Trump's military controversy might save Stars and Stripes

S.E. Cupp is a CNN political commentator and the host of "SE Cupp Unfiltered." The views expressed in this commentary are solely hers. View more opinion articles on CNN.

(CNN)Before a bombshell story in The Atlantic revealed eye-popping allegations that President Donald Trump had referred to America's fallen soldiers as "losers" and "suckers," another story was making its way into the ether without much notice.

S.E. Cupp
In February of 2020, the Pentagon ordered Stars and Stripes, the longtime publication serving United States' service members, to shutter, demanding that the last newspaper publication be September 30, 2020.
    That's according to a little publicized memo from Col. Paul Haverstick, Jr., recently obtained by USA Today, in which he claims the administration has the authority to red-line the $15.5 million annual subsidy for Stars and Stripes in the President's fiscal year 2021 Defense Department budget, indicating the order comes from the top.
    It's no surprise, given President Trump's seething disdain for the media and its coverage of him. After a wave of outrage at the news, Trump seemed to realize the move would not endear him to a key constituency. He tweeted, triumphantly and as if totally divorced from the initial demand:
    "The United States of America will NOT be cutting funding to @starsandstripes magazine under my watch. It will continue to be a wonderful source of information to our Great Military!"
    Ultimately, this will be Congress's decision. And they would be wise to ignore the DoD order.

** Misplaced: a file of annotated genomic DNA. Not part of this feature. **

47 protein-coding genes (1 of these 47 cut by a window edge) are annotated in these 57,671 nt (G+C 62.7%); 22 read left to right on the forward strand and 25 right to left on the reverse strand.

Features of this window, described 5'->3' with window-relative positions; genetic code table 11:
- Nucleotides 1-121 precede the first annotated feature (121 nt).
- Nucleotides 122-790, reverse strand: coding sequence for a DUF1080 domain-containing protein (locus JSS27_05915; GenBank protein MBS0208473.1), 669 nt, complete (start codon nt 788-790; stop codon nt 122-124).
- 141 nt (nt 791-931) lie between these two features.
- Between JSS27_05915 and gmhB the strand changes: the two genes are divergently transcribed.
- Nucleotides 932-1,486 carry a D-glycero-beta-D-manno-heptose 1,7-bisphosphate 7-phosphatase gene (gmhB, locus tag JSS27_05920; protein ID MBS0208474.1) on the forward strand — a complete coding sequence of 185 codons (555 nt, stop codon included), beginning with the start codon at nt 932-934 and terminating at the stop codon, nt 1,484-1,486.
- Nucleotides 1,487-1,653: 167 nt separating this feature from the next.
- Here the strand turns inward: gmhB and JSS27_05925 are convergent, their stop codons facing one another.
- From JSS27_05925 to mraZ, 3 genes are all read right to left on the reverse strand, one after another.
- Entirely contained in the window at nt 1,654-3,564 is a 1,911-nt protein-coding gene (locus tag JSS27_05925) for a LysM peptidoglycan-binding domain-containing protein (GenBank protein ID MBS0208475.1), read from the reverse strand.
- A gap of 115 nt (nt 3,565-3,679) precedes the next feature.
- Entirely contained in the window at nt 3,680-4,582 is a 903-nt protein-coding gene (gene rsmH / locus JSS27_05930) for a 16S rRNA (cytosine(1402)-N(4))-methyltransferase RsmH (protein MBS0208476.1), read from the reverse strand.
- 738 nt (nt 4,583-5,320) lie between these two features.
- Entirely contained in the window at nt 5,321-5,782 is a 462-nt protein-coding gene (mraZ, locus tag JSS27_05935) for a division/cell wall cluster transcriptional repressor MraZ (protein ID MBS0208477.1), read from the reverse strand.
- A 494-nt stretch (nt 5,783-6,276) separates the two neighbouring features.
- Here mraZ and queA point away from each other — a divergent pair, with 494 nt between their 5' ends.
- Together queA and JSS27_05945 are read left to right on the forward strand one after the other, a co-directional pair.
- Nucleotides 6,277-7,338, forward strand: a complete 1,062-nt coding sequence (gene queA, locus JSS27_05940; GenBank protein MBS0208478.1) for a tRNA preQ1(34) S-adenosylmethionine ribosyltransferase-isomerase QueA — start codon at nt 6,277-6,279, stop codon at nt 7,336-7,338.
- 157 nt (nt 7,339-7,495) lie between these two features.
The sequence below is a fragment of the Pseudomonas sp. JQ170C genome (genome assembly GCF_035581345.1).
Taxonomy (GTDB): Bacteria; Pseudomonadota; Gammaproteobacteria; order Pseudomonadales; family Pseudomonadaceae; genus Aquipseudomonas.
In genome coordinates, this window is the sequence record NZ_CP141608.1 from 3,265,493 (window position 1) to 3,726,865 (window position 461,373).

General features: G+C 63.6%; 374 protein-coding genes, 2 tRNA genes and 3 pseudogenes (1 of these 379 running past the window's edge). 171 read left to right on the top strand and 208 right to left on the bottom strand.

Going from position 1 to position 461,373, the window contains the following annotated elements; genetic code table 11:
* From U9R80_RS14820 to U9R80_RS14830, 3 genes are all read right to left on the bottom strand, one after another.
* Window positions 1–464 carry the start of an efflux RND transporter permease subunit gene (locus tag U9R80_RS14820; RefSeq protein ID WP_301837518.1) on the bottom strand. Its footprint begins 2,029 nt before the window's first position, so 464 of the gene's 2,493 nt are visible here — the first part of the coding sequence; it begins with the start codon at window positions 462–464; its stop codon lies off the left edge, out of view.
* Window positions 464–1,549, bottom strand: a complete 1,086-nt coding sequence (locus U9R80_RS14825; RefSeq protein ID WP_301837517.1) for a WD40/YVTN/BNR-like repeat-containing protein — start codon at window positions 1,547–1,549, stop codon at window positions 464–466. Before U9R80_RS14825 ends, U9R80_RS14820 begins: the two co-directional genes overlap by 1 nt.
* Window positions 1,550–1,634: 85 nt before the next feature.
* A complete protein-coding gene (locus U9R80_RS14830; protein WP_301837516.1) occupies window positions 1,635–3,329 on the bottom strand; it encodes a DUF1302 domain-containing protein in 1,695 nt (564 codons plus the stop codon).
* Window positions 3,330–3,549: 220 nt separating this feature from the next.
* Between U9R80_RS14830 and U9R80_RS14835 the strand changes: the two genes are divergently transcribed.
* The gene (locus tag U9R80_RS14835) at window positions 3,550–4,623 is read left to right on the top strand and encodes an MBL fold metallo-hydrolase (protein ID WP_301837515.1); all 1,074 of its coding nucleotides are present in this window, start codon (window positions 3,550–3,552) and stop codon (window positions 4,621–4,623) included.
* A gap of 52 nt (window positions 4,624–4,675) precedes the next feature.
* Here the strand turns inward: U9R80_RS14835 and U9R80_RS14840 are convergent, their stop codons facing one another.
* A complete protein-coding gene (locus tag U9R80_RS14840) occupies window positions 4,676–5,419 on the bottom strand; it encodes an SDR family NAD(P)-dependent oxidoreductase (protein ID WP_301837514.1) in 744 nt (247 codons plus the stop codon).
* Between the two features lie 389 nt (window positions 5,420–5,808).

Stars and Stripes is not just any publication. It's been a vital resource for US troops and veterans for more than 150 years, making this decision an infuriating one for those who believe the military deserves better than to be a casualty of Trump's petty politics of revenge.
    Stars and Stripes is, in one aspect, the local news provider on US military bases around the world. It is read by enlisted and deployed troops here and overseas, veterans and civilians for its coverage of important stories to the military community. It is also an important agent of investigative journalism. From veteran suicides and sexual assault to Covid-19 on bases, military housing issues and defense spending, Stars and Stripes has been on the literal front lines for more than a century.
    I spoke to several current and former Stars and Stripes reporters, editors, photojournalists and loyal readers, who expressed a deep sense of concern and urgency over the decision, and they explained why Stripes is such an important part of their community.
    Bryce Dubee, a veteran and former Stripes reporter, was an active duty Army soldier when he was assigned as a reporter to the Tokyo Bureau for three years. For him, the newspaper is invaluable to families stationed overseas.